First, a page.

Stephanie Ricci contributed to this story.
Academics are generally considered to have their heads buried in books. Yet Saku Mantere, a well-established professor at McGill University, just released his debut album, Upon First Impression. The album has been received well, and the Canadian WholeNote magazine wrote that “Mantere’s originals are amazing […] Mantere’s music is superb.”
Originally from Finland, Mantere received his first guitar at age 11 and grew up playing occasional gigs as a semi-serious hobby before putting his musical interests on hold to pursue his academic career.
After earning a master’s degree in philosophy from the University of Helsinki, he earned a doctorate in Work Psychology and Leadership from Aalto University, then known as Helsinki University of Technology.
He later moved to Montreal where he now teaches Strategy and Organization at McGill’s Desautels Faculty of Management, and is editor-in-chief of Delve, the university’s award-winning thought leadership platform.
It was only recently that he rekindled his passion for music and began taking vocal lessons. When he’s not teaching class or doing research, Mantere now doubles as a composer, singer, and guitarist, working at the intersection of jazz and concert music.
I recently sat down with him to understand how being a musician can be helpful to business leaders. As it turns out, there is a beautiful connection between jazz and running a business that today’s leaders can put into practice.
Managing it all
When asked how he balances a blossoming academic career with being an emerging recording artist, the award-winning professor warns against the “trap of being busy.”
“We somehow convince ourselves that we’re really busy and that if we’re busy, we’re successful,” says Mantere. “I don’t think that’s the case. We’re successful when we have agency over what we do — and what we want to do in the first place!”
Part of Mantere was drawn to becoming an academic to be able to contribute to a more empathic society. According to him, academia is one of the fields that has the possibility to provide meaningful and researched answers to world issues.
He believes that artistic pursuits, however, also play a significant role towards changing the world for the better by offering an avenue for people to connect to each other by recognizing shared humanity in each other.
Between stage and classroom
For Mantere, whose research centers on organizational strategy, communication and change, there are many parallels between business studies and the arts which inform his practice.
“Being on stage is not that different from how you teach,” he says. “When you enter dialogue with students, you are responding and improvising. Instead of creating art, you’re creating knowledge together.”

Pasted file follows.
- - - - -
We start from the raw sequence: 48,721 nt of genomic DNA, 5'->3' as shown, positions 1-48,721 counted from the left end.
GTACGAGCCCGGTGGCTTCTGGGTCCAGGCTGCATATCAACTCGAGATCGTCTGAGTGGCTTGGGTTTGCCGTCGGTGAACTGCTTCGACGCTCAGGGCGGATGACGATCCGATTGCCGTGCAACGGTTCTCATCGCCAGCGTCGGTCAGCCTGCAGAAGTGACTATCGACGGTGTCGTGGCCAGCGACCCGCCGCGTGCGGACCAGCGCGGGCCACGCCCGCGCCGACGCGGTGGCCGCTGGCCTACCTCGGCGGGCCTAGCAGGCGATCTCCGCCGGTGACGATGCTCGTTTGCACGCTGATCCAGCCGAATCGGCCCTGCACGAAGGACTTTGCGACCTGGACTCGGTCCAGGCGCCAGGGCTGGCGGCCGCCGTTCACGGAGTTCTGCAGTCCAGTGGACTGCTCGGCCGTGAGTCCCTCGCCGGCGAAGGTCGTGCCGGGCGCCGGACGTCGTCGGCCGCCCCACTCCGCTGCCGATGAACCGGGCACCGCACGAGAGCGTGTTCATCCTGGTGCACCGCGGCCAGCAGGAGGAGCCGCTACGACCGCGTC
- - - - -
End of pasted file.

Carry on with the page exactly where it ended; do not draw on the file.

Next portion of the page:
Spontaneous interactions, whether they are happening in a classroom or in the workplace, is a knowledge production mechanism that should not be undermined by practicing managers.
“Executives tend to call for feedback from employees, but many lack the skills and confidence to enter into dialogue”, Mantere observes. Responding to a strategy question one didn’t expect from an employee, calls for thinking fast on your feet. And who does that better than jazz musicians?
“Jazz teaches us communication in the moment,” says Mantere. “Their creativity is, to an extent, always collective because you’re creating on the spot between people.”
The improvisational characteristic of jazz is then applicable in business by being able to “take the responsibility and rise up to the challenge as a collective,” he says and continues: “Every professional needs to rely on each other and perform on the spot.”
Innovation needs boundaries
We often hear that you have to learn the rules in order to break them. By the same logic, innovation cannot take place in complete freedom.
“There’s a need for boundaries, to work within a certain space, certain limitations, certain constraints,” he says. “Charles Mingus, one of the most important jazz musicians of all time, said that you can’t improvise on nothing. You have to improvise on something”, Mantere reflects.
Due to this, we can appreciate the crucial bridge between new talent to disrupt the old ways and the respect for the wisdom of those who came before.
“Young jazz musicians recognize their elders as pioneers, and established musicians constantly seek out young players to nurture in their bands. In businesses, those that are in power should have openness and interest towards the next generation, that’s how they flourish, but the next generation also should respect those with more experience as potential teachers.”
My upcoming book Generation Why: How Boomers Can Lead and Learn from Millennials and Gen Z focuses more specifically on exploring how the worldviews of different generations can shape best practices in the business world. Stay tuned for more.
You can listen to Mantere’s debut album Upon First Impression on all major streaming platforms, for instance Spotify.